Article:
EDIT. I hope to do true assertions, unlike my original post. (2) implies (1) because a nilpotent element of $A$ belongs to the radical of the form $\langle \cdot, \cdot \rangle$. If (1) holds, then (2), (3) and (4) are equivalent. (4) holds if an only if $\langle \cdot, \cdot \rangle$ is non zero. So it is obvious that (2) implies (4). Now consider the further statement:

5 . $k'/k$ is separable and every nilpotent element of $A$ has nilpotence order prime to $\mathrm{char} (k)$.

(4) and (5) are equivalent by the lemma cited above.So (4) implies (3).

Now my questions are:

  • Is there exists a proof of the lemma cited above that does not require scheme theory?
  • Are there any other implications among the statements above?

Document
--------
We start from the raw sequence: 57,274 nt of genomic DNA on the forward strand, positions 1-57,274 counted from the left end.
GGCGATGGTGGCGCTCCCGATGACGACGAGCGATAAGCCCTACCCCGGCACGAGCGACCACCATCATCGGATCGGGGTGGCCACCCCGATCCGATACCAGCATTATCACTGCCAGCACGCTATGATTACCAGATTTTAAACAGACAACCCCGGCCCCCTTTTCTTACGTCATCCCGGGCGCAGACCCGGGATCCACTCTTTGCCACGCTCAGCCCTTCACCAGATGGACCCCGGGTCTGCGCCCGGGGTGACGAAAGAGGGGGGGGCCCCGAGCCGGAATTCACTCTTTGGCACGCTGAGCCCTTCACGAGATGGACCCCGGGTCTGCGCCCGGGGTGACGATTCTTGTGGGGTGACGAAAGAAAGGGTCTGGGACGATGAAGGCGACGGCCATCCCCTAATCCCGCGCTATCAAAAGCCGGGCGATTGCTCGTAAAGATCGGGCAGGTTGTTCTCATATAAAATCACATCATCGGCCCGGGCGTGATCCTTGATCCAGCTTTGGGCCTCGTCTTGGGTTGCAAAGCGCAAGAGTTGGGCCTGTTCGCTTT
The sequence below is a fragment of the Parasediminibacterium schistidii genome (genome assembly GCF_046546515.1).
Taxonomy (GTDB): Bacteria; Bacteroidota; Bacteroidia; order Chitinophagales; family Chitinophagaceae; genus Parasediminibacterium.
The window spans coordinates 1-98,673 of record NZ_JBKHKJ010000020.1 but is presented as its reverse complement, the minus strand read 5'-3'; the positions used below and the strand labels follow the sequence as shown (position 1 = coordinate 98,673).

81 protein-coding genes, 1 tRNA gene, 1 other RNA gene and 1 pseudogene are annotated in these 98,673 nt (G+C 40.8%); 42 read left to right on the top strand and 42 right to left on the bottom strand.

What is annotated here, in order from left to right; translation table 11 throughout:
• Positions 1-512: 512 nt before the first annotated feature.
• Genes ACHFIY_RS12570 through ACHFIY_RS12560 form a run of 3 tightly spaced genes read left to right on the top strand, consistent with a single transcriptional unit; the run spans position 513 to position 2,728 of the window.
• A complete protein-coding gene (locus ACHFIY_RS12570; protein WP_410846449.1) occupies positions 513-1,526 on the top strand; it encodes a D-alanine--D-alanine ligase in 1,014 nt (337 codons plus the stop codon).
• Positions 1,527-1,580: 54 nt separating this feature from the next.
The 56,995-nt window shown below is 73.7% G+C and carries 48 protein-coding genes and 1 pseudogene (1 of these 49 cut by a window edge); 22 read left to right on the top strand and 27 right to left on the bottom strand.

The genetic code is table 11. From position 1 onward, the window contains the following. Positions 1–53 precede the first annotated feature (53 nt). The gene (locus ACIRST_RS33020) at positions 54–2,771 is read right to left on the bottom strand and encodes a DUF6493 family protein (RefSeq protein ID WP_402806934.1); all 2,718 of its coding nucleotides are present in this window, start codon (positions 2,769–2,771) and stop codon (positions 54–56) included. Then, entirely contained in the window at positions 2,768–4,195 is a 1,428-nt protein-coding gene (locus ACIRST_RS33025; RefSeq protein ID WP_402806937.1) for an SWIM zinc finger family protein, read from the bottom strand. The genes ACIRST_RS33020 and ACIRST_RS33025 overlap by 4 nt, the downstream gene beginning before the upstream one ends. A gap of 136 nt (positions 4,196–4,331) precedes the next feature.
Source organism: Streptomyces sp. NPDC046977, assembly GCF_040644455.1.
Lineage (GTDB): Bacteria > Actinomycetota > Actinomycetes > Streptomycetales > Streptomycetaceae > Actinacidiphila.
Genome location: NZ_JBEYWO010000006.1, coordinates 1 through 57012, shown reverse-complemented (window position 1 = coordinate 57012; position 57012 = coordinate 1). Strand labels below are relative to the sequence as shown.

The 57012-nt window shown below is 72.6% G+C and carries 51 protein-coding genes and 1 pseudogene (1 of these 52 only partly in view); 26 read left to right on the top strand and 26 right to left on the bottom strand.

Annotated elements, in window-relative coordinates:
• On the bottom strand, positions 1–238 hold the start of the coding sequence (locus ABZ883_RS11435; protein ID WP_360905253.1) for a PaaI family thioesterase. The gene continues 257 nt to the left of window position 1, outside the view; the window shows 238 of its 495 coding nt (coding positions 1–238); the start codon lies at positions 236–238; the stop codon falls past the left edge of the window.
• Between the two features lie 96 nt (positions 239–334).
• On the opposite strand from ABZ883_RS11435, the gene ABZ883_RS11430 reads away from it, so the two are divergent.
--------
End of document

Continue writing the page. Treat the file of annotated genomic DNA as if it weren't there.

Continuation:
• How the notions smooth and étale are involved with this matter?
  • 2
    $\begingroup$ Andrea, you are completely right ! The correct statement is every nilpotence element $\epsilon$ of $A$ has nilpotence order prime to $\mathrm{char}(k)$. The proof of the lemma is based on this hypothesis. $\endgroup$
    – user18119
    Nov 17, 2011 at 12:35

3 Answers 3


I am confused: what do you want to show?

After all tame ramification must be allowed in Liu's lemma. See the following example: Take a field $k$ with $\mathrm{char}(k)\neq 2$ and consider the extension $k[[t]]\subset k[[\sqrt{t}]]$ of discrete valuation rings. Let $A:=k[[\sqrt{t}]]/tk[[\sqrt{t}]]$, then a basis of $A$ as a $k$-vector space is given by the residues $b_1:=1+tk[[\sqrt{t}]]$ and $b_2:=\sqrt{t}+tk[[\sqrt{t}]]$.

The coordinate matrix of the left multiplication by the element $a_1b_1+a_2b_2$, $a_1,a_2\in k$ looks like this:

$ A=\left(\begin{array}{cc}a_1 & 0\\ a_2 & a_1\end{array}\right) $

Hence $\mathrm{Tr}(a_1b_1+a_2b_2)=2a_1$ thus showing surjectivity. So reducedness of $A$ is not necessary for the equivalence of (3) and (4).

  • 1